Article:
BY PHILIPPE CARON
Students from the Art and Art History program at Sheridan College held a second edition of their exhibit The Middle Child at the Sheridan Gallery (AA-Wing).
The exhibit runs from Nov. 29 to Dec. 9 2018. It is the second installation of an exhibit that originally took place at the Women’s Art Association of Canada on Prince Arthur Ave last summer.
It is completely organized and curated by third-year students. And for the first time it is having an Act 2, which means it has the same group of students organizing it who are now fourth year students.
Work from 22 students is being featured this time around, up from the original 15 shown in summer.
The event is free to the public and is open 24 hours a day.
Sarah Pereux, a fourth-year Art and Art History student, was the curator and also a exhibiting artist.
“I learned about curating, I have taken curating classes and lectures but it’s nothing like actually doing it in person. It’s a completely different experience,” said Pereux
In the more recent work she used a Canadian identity theme with the Canada goose as the main symbol, loonies representing an economic infestation, dandelions representing an environmental infestation, and tumors as an organic infestation. The overall piece represents her vision of today’s society.
Curating, teaching and being a practicing artist is what Pereux intends to move toward as she approaches her last semester.
The Sheridan Sun spoke with Art and Art History program coordinator John C. Armstrong about this intensive split program between Sheridan College and University of Toronto Mississauga.
The program offers two days a week at each campus where students obtain a diploma from Sheridan College and a Honours Bachelor of Arts from UTM.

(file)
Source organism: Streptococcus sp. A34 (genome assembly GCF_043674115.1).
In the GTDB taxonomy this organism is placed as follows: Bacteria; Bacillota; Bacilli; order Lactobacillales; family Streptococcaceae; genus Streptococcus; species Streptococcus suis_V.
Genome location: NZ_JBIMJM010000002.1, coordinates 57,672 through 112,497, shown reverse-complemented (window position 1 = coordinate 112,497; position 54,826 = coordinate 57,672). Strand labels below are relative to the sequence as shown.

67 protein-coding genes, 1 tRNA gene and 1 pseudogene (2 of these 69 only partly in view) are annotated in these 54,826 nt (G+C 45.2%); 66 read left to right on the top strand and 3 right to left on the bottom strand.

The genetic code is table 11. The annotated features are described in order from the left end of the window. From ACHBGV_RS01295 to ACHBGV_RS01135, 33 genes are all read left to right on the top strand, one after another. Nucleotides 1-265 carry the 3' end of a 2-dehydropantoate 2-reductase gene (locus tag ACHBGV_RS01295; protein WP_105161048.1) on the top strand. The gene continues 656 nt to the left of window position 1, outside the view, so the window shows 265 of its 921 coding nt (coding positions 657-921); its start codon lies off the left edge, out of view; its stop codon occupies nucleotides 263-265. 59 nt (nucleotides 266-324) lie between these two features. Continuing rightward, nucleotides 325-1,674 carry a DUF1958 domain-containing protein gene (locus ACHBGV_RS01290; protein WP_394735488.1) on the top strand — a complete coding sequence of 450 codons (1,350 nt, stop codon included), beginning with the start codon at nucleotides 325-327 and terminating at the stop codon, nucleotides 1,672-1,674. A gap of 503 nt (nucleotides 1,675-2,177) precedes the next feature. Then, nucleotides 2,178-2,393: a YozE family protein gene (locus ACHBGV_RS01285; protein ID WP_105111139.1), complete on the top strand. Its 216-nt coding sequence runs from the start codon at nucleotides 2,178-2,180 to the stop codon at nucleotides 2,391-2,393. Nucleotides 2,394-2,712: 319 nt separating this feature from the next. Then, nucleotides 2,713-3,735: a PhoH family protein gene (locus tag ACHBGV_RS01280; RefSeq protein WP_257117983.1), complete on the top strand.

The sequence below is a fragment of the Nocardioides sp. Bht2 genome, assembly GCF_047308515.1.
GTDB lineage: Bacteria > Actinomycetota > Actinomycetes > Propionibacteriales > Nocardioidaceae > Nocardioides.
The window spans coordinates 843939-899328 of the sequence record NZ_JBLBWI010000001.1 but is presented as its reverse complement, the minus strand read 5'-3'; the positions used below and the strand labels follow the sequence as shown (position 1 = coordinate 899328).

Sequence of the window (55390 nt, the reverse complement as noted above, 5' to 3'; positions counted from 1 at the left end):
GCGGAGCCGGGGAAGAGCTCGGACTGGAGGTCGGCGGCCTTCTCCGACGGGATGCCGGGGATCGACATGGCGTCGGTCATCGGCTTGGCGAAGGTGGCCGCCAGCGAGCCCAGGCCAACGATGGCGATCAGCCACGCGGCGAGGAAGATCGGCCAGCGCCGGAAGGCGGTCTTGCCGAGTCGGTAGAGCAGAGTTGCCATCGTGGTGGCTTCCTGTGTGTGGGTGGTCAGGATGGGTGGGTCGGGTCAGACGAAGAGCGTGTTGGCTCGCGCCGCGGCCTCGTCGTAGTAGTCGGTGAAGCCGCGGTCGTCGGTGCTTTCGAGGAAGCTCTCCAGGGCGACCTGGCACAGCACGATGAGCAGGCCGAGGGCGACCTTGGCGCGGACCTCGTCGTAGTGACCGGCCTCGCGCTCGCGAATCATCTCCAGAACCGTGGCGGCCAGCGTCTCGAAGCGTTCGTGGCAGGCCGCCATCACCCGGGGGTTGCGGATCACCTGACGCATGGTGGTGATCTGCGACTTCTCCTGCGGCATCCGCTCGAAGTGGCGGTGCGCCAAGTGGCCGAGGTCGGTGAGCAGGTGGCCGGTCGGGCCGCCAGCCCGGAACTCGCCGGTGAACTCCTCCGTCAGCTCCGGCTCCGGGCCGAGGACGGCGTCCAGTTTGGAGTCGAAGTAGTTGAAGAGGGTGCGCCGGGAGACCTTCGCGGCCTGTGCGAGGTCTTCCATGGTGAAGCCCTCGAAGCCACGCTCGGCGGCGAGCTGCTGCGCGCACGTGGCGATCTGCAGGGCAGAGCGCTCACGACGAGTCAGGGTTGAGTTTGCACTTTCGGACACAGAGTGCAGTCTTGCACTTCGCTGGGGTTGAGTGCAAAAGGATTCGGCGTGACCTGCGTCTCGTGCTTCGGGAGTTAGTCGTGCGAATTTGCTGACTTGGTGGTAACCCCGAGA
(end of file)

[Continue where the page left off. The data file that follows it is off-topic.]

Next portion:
The degree program allows for the students to do all of their theory in a university setting while getting hands-on practical experience at Trafalgar Campus. It is a great way of combining both worlds to prepare them for the real world of art.
The Middle Child (Acts 1 & 2) title is a representation of students that are in the middle of their studies practicing what is expected of them in the real world, from producing the art to curating to being present during the display of an exhibit.
On Nov. 29, there was an evening reception that ran from 5 to 6 p.m. where all the artists gathered for a show and tell of their work. The event was free for anyone mostly profs, students, family and friends. Free snacks and beverages were available for all attendees.
“There are six disciplines, painting, drawing, sculpture, print media, photography and design,” which are all used within the exhibit, said Armstrong.The Sun spoke with another student-artist Veronika Garbowska who has a particular method of producing art.
Garbowska uses a religious theme in her work that stems from personal feelings about Christian iconography from the text of Ezekiel.
“The common misconception is that angels are pretty boys with soft rainbow wings, which isn’t in the text at all, they actually have four wings many faces, one’s an eagle one’s a human face one’s an ox and this is all represented behind the plexiglass”
The piece represents her own view of religion in comparison to what is perceived through many religious beliefs.
Garbowska was forced to drop drawing because of severe carpel tunnel and tendinitis.
“I was able to do enough small drawings that I could work for a short burst of time and do big details and not fine details”.
“The plexiglass was to add a layer that repeats the drawing in a quiet and sombre fallen angel feeling. That shows that the angel feels joy, sorrow, anguish,” which ultimately was a reflection of her own mental state about drawing.
Garbowska has already spent a semester in Florence and expects to travel the world more to expand her knowledge of art. She hopes to learn as much as possible to eventually obtain a PhD and become a prof in art history to teach the history of the art-making practice.